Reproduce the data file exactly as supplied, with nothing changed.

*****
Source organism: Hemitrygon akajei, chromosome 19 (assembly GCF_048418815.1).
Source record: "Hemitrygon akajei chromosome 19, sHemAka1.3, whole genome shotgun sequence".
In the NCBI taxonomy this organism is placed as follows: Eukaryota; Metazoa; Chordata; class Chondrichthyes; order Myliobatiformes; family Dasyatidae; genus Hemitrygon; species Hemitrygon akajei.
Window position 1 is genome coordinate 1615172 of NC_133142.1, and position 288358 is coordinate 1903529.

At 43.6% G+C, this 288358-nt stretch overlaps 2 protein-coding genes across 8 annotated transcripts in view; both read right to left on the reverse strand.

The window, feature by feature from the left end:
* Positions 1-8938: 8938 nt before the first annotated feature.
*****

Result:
Source organism: Hemitrygon akajei, chromosome 19 (assembly GCF_048418815.1).
Source record: "Hemitrygon akajei chromosome 19, sHemAka1.3, whole genome shotgun sequence".
In the NCBI taxonomy this organism is placed as follows: Eukaryota; Metazoa; Chordata; class Chondrichthyes; order Myliobatiformes; family Dasyatidae; genus Hemitrygon; species Hemitrygon akajei.
Window position 1 is genome coordinate 1615172 of NC_133142.1, and position 288358 is coordinate 1903529.

At 43.6% G+C, this 288358-nt stretch overlaps 2 protein-coding genes across 8 annotated transcripts in view; both read right to left on the reverse strand.

The window, feature by feature from the left end:
* Positions 1-8938: 8938 nt before the first annotated feature.